Thinking about switching from glasses to contact lenses? Or are you considering alternating between wearing contacts and glasses?
You may notice that your contact prescription looks different than your prescriptions for glasses. If you're entirely new to receiving prescriptions and you're planning to correct your vision with contacts, the text on the slip of paper may look like a foreign language.
Understanding the abbreviations and numbers may seem complex, but once you know how to read a prescription, you should be able to decipher any contacts prescription that comes your way.
Learn more from the eye care professionals at Nationwide Vision about how to read a contact lens prescription.
If you wear eyeglasses, you may recognize some abbreviations or text from your eyeglass prescription as you review your new contact prescription. Whether you're wearing glasses or contacts, this information helps identify the type of lenses and the power of the lens you need.
Some of the abbreviations that appear in prescriptions are the same, including "OD" for "oculus dexter" and "OS" for "oculus sinister." "OD" is the Latin term for the right eye and "OS" is the term for the left eye.
Eyeglass prescriptions and contact prescriptions often have the abbreviation "SPH" on them, which stands for "spherical correction." In some cases, they have "PWR" listed instead, which stands for "power." Both terms refer to the strength of the prescription.
The number that's listed will be measured in diopters, a term that refers to corrective lens strength. It will be preceded by a plus sign (+) if you're farsighted or a minus sign (-) if you're nearsighted.
If you have astigmatism — when the cornea, or lens of the eye, has an irregular shape, causing blurry vision — your prescription includes two additional abbreviations. "CYL" is short for "cylindrical power," which determines how strong a cylindrical lens must be to correct your astigmatism. Additionally, the term "Axis" will appear on the prescription, referring to the way that the cylindrical lens needs to be tilted to correct the astigmatism.
If you don't need astigmatism correcting lenses, your eye doctor may write "DS," for "diopters sphere," meaning your eyes have a regular, spherical shape.
Sometimes, an eyeglass or contact prescription may include information labeled "ADD," which is short for "additional correction." This is where details about bifocals, multifocal lenses or progressive lenses would appear.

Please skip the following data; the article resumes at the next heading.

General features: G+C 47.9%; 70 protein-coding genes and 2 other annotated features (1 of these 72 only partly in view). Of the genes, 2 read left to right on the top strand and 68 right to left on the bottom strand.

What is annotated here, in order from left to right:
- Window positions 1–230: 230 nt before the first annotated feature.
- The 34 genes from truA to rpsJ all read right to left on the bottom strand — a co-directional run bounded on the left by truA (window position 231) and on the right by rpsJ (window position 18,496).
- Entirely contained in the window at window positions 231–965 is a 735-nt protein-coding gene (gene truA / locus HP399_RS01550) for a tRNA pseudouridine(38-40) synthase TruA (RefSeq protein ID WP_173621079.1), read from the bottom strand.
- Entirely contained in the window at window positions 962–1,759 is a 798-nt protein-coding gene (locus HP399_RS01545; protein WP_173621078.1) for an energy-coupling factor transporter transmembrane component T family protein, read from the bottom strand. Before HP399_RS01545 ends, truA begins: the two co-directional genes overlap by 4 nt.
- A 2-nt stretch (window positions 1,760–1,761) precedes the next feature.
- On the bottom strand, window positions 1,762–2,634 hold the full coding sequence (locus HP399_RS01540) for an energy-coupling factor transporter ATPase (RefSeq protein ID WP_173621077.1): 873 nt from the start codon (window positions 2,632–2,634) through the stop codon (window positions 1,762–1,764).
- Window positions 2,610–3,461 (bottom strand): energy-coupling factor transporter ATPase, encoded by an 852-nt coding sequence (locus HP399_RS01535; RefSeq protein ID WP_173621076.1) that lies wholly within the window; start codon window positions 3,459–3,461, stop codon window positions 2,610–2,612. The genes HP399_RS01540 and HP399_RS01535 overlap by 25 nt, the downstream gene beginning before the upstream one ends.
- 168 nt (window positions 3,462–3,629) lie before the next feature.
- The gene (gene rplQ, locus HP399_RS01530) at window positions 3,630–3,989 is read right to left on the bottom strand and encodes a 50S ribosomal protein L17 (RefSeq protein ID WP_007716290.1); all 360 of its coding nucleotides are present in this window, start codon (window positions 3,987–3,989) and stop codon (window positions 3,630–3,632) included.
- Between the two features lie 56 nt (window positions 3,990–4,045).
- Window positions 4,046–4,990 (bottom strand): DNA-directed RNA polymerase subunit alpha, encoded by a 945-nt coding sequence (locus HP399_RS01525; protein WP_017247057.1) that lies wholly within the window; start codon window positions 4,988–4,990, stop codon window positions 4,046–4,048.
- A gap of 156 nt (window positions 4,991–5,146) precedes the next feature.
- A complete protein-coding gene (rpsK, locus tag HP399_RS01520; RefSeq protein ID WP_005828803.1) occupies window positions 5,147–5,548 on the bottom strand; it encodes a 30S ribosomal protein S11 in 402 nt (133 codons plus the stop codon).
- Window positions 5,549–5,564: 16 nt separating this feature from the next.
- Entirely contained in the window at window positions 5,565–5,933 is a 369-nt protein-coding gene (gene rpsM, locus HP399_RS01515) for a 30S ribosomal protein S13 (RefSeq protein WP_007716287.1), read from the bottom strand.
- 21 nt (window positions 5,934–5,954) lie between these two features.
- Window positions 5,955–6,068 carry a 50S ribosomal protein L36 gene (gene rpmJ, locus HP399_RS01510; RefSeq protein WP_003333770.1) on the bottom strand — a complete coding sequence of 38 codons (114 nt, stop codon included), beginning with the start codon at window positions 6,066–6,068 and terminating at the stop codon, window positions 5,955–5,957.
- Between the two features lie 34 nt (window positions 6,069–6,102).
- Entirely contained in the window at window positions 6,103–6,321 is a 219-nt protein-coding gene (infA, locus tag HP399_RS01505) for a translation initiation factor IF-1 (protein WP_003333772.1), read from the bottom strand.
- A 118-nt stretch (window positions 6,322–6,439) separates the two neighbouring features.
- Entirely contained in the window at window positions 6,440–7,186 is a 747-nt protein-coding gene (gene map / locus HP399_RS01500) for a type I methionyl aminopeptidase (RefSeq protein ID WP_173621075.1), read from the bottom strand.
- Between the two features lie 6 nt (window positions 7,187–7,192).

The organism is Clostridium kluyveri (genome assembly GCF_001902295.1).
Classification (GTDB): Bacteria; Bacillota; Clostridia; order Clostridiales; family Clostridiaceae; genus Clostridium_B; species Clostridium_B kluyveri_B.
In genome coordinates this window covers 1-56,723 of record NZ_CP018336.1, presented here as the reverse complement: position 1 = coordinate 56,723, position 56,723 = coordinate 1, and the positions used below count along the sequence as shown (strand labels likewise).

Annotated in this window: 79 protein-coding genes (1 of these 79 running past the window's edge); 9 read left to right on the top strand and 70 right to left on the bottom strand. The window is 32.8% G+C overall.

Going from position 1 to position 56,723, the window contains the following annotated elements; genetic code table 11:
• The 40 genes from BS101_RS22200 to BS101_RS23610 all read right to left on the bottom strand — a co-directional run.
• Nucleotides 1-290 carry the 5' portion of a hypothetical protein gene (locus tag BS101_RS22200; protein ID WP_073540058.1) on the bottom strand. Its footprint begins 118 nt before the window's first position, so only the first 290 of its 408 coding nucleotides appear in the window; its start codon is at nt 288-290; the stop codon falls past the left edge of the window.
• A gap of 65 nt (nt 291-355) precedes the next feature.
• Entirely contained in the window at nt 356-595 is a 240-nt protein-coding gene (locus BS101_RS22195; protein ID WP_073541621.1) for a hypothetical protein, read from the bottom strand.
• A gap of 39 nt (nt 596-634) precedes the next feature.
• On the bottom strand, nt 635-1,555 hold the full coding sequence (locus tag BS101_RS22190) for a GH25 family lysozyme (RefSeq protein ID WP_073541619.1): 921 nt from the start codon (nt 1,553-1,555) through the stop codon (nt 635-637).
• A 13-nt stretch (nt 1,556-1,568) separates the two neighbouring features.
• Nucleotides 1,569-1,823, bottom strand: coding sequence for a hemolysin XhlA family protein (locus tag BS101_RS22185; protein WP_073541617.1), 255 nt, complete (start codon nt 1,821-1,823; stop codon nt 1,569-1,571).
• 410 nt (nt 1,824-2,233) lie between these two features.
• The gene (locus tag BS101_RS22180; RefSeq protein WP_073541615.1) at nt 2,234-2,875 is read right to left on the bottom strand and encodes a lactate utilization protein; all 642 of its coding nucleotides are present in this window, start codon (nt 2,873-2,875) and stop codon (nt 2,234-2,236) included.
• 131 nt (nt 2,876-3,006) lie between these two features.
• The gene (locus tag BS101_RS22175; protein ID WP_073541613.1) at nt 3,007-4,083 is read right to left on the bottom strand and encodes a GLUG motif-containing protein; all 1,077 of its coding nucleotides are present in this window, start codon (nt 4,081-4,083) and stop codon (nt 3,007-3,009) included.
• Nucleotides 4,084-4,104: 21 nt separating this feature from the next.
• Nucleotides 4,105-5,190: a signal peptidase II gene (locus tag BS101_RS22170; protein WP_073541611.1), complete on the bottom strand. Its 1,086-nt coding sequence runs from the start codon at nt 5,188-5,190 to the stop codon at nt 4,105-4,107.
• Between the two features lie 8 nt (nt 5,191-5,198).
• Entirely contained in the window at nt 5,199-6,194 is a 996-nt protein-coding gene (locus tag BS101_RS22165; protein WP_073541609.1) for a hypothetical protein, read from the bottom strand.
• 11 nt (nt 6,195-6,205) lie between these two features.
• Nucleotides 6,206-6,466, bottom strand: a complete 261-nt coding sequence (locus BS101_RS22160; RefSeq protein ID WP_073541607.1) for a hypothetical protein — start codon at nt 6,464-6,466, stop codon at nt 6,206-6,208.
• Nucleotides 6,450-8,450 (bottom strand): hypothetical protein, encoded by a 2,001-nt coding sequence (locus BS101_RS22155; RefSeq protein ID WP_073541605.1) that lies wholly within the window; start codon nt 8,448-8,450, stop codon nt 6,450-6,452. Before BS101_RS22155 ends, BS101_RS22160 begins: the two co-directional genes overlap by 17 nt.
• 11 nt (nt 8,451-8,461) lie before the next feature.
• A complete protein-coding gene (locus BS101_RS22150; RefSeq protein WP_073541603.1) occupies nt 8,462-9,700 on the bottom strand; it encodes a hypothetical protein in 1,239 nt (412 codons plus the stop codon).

There are several differences between contact and eyeglass prescriptions. Here's how to make sense of it all.
Contact prescriptions contain additional numbers and abbreviations that don't appear in eyeglass prescriptions, including "BC," for "base curvature." This refers to the way that your cornea curves. It's necessary to include this detail because the shape of your contact lens needs to correspond to the shape of your cornea to ensure a good fit.
Contact prescriptions also include the term "DIA," which is short for "diameter," or the distance from one edge of the contact lens to the other. This is measured in millimeters.
A contact prescription should name the brand of contact lenses that your eye doctor prescribes, as well as an expiration date for the prescription.
If your eye doctor gives you both prescriptions, you may notice some of the numbers listed alongside the corresponding abbreviations are different. This isn't a mistake; the prescriptions are different because people wear eyeglasses and contacts differently.
Contacts sit on the surface of your eye, while eyeglasses sit a short distance away from your eye. Because you'll be looking through each lens from a slightly different distance, it's necessary to adjust the prescription accordingly. This ensures each type of corrective lens does its job from the appropriate distance.
When you receive a prescription for contacts, your eye doctor should explain why they're prescribing a certain type of contact. For example, you may have an astigmatism that needs to be corrected. Or you may have a more complex prescription because you need contacts to help you see both near and far (multifocal lenses). Nationwide Vision provides several specialty contact lenses to help those with different eye conditions.
Additionally, the prescription includes information about the contact lens brand that your eye doctor recommends. They may recommend a certain brand of contacts for many reasons, including the shape and curvature of your cornea, the complexity of your prescription, whether you have dry eyes or other factors.
Your doctor should be interested to hear about what you're seeking from contact lenses. Together, based on your prescription and other factors, you should be able to find contacts that are comfortable, fit well and help with vision correction.
Find a location and schedule an eye exam at Nationwide Vision to help determine which type of contact lens works best for you.